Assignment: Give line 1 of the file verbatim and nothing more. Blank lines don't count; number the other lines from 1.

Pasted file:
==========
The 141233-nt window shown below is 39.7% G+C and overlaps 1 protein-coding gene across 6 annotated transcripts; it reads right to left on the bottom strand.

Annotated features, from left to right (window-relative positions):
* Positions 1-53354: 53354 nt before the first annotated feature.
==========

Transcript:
The 141233-nt window shown below is 39.7% G+C and overlaps 1 protein-coding gene across 6 annotated transcripts; it reads right to left on the bottom strand.